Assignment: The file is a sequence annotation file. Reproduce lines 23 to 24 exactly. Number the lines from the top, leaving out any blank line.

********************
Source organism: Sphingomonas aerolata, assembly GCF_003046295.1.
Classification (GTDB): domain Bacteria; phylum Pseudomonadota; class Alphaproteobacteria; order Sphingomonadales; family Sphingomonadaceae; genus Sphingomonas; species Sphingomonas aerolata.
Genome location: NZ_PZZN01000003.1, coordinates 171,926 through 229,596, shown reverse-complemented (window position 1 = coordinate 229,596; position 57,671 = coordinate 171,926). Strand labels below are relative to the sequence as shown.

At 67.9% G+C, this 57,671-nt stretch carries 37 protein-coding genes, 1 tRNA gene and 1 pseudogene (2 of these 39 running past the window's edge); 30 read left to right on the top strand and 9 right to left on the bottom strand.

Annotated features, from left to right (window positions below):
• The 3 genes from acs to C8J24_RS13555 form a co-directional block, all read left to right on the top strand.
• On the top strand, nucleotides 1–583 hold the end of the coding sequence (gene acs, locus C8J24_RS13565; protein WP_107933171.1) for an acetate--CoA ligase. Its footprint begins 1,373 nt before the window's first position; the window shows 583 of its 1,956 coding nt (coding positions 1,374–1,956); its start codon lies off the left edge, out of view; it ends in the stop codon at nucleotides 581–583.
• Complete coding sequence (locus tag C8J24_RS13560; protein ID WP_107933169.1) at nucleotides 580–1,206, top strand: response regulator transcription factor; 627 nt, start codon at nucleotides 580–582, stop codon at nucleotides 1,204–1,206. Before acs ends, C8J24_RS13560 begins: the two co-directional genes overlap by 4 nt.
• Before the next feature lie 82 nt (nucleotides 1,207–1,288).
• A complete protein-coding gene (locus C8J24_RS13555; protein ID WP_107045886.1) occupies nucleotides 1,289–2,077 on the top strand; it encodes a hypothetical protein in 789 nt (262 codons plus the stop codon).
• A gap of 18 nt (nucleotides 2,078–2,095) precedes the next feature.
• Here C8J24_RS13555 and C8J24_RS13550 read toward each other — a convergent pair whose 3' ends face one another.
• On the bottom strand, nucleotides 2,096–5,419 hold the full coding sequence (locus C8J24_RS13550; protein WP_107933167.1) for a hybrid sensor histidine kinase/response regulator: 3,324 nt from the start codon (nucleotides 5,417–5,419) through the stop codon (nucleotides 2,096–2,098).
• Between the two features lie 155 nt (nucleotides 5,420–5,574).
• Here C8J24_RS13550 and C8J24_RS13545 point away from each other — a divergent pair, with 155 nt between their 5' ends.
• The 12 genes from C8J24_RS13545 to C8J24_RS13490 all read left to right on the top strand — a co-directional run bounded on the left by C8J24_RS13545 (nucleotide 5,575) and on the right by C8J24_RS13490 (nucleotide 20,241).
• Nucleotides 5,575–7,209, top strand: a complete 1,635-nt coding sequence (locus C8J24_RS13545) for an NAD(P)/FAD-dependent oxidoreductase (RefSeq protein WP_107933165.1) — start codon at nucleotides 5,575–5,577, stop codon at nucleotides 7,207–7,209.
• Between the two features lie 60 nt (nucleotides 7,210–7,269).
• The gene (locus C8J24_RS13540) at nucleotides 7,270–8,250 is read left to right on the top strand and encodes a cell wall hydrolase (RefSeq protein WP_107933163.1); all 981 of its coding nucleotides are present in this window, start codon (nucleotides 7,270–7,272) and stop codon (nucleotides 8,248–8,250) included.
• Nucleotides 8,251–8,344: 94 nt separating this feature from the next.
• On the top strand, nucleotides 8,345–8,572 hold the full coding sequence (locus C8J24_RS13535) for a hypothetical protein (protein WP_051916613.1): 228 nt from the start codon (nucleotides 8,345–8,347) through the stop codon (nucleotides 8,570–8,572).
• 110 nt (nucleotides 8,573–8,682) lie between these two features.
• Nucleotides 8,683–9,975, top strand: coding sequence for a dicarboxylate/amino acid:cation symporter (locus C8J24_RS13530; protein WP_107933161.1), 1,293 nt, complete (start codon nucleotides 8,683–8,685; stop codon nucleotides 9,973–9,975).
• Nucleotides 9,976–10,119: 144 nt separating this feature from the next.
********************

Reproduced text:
• Nucleotides 8,683–9,975, top strand: coding sequence for a dicarboxylate/amino acid:cation symporter (locus C8J24_RS13530; protein WP_107933161.1), 1,293 nt, complete (start codon nucleotides 8,683–8,685; stop codon nucleotides 9,973–9,975).
• Nucleotides 9,976–10,119: 144 nt separating this feature from the next.